We had the opportunity to cover the recent Interdrone 2016. We are into technology and are huge huge fans of drones.Our first impression of the show was from a Key Note by Chris Anderson from 3d Robotics(3DR).
He spoke in reference to control of drones and processing of data via the cloud. He also said that the future would bring drones for a variety of uses from security to delivery and for emergency life saving usage as well.
A bit of information on Chris Anderson:
Chris is the CEO of 3D Robotics and founder of DIY Drones. From 2001 through 2012 he was the Editor in Chief of Wired Magazine. Before Wired, he was with The Economist for seven years in London, Hong Kong and New York. Chris is the author of the New York Times bestselling books “The Long Tail” and “Free” as well as the new “Makers: The New Industrial Revolution.” Chris also founded GeekDad, BookTour and a few other companies now lost in the mists of time. His background is in science, starting with studying physics and doing research at Los Alamos and culminating in six years at the two leading scientific journals, Nature and Science. He now lives in Berkeley, California with his wife and five children.
In terms of the show and its technology we were impressed by Powervisions Poweregg.
We love would do get one to review and help education and autism too. We like the folding propellers as well as its’ innovative design. It reminded us of the Flying Robot Eve from the Wallee movie. They also had a more high end drone that competes with the DJI Inspire line of drones as well. It is the Powereye
The next interesting and orange drone was the Autel Robotics XStar Premium drone which we also found to be impressive in terms of its’ design, and features.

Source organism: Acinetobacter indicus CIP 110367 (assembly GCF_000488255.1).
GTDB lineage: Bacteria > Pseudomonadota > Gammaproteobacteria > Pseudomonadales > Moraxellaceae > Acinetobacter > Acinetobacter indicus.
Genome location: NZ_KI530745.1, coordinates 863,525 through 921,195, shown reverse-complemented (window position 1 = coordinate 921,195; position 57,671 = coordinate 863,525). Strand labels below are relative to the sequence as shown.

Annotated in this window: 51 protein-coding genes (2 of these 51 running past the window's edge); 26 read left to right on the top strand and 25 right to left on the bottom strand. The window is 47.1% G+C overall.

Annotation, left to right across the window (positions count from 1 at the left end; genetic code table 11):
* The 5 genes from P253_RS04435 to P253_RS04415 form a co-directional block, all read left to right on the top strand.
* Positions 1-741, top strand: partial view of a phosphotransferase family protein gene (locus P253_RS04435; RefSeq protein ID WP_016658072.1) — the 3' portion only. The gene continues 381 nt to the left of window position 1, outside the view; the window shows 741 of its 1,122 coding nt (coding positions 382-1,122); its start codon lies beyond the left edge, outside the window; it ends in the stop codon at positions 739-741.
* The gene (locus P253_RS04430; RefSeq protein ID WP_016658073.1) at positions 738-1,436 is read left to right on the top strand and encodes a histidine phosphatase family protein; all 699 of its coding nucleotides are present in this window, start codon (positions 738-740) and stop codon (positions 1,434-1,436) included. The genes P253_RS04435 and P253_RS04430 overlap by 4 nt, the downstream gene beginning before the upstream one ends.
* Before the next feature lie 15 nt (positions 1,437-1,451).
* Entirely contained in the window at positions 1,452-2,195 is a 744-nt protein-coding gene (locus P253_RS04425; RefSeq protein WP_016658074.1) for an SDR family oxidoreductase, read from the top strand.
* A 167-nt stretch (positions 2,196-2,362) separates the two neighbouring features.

Here is a video of it operation:
We also had the opportunity to talk with the folks from Teal, who were showing the worlds fastest production drone:
At only 18 years old, George Matus is the CEO of his own drone and software company, Teal, which sells the fastest consumer drone in the world.
Teal is powered by the NVIDIA TX1, a crazy powerful mini supercomputer. It handles machine learning, autonomous flight, image recognition, and much more with ease, onboard the drone itself. This makes Teal a flying supercomputer. You can even plug Teal into a monitor, use it like a normal computer, play games on it, and go fly when you want!
Finally, we had the opportunity to visit with the folks at Yuneec(Pronounced like unique)
Though Yuneec offers a variety of drones for this article we found the most interesting one to be the Breeze due its’ size and the fact that it was unique from its’ competition in terms of its’s size and design.
According to Yuneec:
Introducing Breeze, the flying camera designed with you in mind. Both convenient and compact, Breeze is controlled by your iOS or Android device with the Breeze Cam app and weighs just under 1 pound. Now capture aerial photos and video of your daily adventures effortlessly– and do it in stunning 4K Ultra High Definition. Simply take Breeze out of the box and let it fly.
Overall we found the size and design, and the 4k video capabilities of the Breeze to be rather compelling. We would love to get one to test and review and do events for education and autism too. It also seems to be at an excellent price point as well.
Our overall impression of this years Interdrone event were really positive. The show and technology has advanced quite a bit in the last 12 months. We are huge fans of drones and their capabilities. We are trying to use drones and 3d printing to do events to help stem education and autism! We covered some of the highlights of the show and what we were intrigued by at the show.
The only downside to the show is that 3dr and DJI were not exhibiting at the show, we would have liked to have sen them at the show as well.